If you like gruesome black humor, this is the movie for you. "Creepshow" is shock schlock at its very best. And as an added bonus, it is not very well known today, so it can have a wonderful "What the hell are you WATCHING!?" effect on other people.

    8/10 stars.
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  • boba-212 September 1998
    I was ten years old the first time I saw Creepshow in the theater in 1982. I was overtook by the visual effects. The backgrounds are what make the film. My brother looked at the wrong newspaper for the movie, so I arived at the theater twenty minutes late for the movie. My heart raced and my eyes opened wide to the sight of a half-decayed man with a head on a platter. There were candles and icing on the decapitated head. The decayed man said in a disgusting voice,"It's Father's Day...And I got my cake!" No other horror movie ever effected me in that way. It was the most brilliant spectical I've ever seen in a motion picture. Creepshow is a very under-rated film. I had to get that out.
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  • Despite some major problems (mainly contained in Stephen King's uneven and often heavy-handed script), this is still a pretty fun attempt to bring 1950s EC horror comics to the big screen. One of the best things about it is director George ('Night of the Living Dead') Romero's creative, vivid direction, that captures the bright color schemes and comic book framing to a tee. Each tale has a different horror theme usually tempered with some comedy and ranging from a rich patriarch returning from the dead to get revenge on his obnoxious family to a meteor that causes an outbreak of vegetation to a fanged, ape-like creature that's been locked away in a crate for decades. All five of the tales presented, despite some missteps, offer up good gory fun. Some of the acting is good, too, particularly Adrienne Barbeau as a heavy drinking, obnoxious faculty wife who gets what she deserves, Hal Holbrook as her hen-pecked husband and E.G. Marshall as a wealthy, obsessively clean old jerk who is savaged in his futuristic apartment by a legion of cockroaches. Talk about flesh crawling! Tom Savini's special effects are great, as usual.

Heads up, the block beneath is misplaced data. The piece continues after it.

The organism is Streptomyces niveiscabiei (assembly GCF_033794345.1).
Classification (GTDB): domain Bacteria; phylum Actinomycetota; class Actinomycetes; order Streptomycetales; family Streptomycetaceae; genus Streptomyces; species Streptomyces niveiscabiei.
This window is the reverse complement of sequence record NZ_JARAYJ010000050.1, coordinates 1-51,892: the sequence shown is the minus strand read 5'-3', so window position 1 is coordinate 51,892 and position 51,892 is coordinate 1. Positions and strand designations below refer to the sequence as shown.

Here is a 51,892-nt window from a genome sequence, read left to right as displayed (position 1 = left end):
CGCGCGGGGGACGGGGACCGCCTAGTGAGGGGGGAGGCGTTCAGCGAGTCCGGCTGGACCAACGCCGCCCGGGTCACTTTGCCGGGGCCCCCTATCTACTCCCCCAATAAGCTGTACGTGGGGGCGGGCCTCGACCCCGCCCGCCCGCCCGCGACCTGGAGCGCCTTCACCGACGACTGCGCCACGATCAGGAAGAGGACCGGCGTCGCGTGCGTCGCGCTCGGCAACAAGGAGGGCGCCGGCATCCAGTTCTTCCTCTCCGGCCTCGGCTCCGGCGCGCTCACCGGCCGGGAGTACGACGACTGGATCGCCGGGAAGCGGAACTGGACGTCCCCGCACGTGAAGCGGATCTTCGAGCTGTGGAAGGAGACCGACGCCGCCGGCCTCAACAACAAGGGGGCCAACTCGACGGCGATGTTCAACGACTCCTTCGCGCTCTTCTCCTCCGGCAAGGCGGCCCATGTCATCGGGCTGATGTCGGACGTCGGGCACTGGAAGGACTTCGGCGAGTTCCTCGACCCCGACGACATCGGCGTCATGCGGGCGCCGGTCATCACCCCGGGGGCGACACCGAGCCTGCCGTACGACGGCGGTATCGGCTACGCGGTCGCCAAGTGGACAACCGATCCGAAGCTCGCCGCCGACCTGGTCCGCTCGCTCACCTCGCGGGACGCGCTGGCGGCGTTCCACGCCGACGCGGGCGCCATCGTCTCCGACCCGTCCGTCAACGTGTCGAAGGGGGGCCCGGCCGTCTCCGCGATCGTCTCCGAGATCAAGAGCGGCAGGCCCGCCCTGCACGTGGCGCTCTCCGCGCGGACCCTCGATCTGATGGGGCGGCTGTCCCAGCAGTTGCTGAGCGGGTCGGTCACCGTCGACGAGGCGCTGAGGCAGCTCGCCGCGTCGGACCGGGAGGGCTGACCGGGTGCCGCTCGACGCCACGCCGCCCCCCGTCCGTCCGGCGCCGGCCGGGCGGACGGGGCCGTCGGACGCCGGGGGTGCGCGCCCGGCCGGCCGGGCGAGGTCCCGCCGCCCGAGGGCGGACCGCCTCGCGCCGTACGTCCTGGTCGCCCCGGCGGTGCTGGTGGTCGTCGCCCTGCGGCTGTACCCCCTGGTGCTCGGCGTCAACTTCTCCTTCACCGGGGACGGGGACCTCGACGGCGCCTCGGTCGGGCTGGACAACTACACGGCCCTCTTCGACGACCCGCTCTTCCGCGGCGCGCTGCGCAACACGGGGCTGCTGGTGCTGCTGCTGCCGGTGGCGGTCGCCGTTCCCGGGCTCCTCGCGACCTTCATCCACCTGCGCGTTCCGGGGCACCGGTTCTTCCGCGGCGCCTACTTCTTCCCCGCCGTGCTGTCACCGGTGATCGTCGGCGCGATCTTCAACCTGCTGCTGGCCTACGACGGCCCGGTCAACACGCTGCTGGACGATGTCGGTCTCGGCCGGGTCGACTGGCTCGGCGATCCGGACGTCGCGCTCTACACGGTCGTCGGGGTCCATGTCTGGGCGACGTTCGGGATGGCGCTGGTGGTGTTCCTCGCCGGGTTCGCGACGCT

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  • This horror flick is an analogy of five stories of creepiness and horror - covering stuff from zombies to monsters to bugs. This film has that skin-crawling factor and those jumpy moments that will keep you on the edge of your seat.

    The acting is not terribly good, the music score is somewhat eerie and the plots for each story are fast-paced to a degree. There are not much of humor, drama or action in this horror flick - just plain weirdness and thrills. The make-up and visual effects were well done, definitely giving off that sensation of fright and outrageous horror.

    Not the greatest horror movie out there, but it's a good one to watch during Halloween.

    Grade B-
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  • loockmonster28 June 2016
    Creepshow is an outstanding film. How could it not be when Stephen King, George A. Romero, and Tom Savaini are all working together? The three are horror masters. If somebody were to say it was terrible or stupid, then they would be missing the point. The movie is a satire of EC horror comics from the 50's. The Creep is the horror host. (Like the crypt keeper or the old witch.)The visuals are also similar to the comics. The scene would turn red whenever something scary happened. A dark scene was light blue. The scenes always started out as comic book panel, but morph into a live action scene. The stories have everything horror fans could want. Rotting zombies, strange plants that won't stop growing, cartoonish revenge plots, monsters under the stairs, and mass swarms of bugs that can't be stopped. I would highly recommend this movie to people who love both horror and comic books. I would say "The Crate" is the best, and "They're Creeping Up On You", is the worst.